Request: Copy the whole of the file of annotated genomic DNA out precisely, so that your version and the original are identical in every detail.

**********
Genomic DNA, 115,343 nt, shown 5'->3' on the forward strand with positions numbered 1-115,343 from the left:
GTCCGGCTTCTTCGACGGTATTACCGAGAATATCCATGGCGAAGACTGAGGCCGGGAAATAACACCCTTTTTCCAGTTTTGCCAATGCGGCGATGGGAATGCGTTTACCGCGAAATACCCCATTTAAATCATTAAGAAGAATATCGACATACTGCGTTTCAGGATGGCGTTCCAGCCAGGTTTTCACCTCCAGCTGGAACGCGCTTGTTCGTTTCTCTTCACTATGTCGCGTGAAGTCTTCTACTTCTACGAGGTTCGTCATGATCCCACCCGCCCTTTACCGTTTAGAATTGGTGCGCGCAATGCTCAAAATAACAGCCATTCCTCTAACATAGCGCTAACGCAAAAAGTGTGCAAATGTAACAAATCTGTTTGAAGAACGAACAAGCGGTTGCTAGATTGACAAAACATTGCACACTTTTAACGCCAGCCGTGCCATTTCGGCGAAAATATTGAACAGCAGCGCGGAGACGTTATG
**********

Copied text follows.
Genomic DNA, 115,343 nt, shown 5'->3' on the forward strand with positions numbered 1-115,343 from the left:
GTCCGGCTTCTTCGACGGTATTACCGAGAATATCCATGGCGAAGACTGAGGCCGGGAAATAACACCCTTTTTCCAGTTTTGCCAATGCGGCGATGGGAATGCGTTTACCGCGAAATACCCCATTTAAATCATTAAGAAGAATATCGACATACTGCGTTTCAGGATGGCGTTCCAGCCAGGTTTTCACCTCCAGCTGGAACGCGCTTGTTCGTTTCTCTTCACTATGTCGCGTGAAGTCTTCTACTTCTACGAGGTTCGTCATGATCCCACCCGCCCTTTACCGTTTAGAATTGGTGCGCGCAATGCTCAAAATAACAGCCATTCCTCTAACATAGCGCTAACGCAAAAAGTGTGCAAATGTAACAAATCTGTTTGAAGAACGAACAAGCGGTTGCTAGATTGACAAAACATTGCACACTTTTAACGCCAGCCGTGCCATTTCGGCGAAAATATTGAACAGCAGCGCGGAGACGTTATG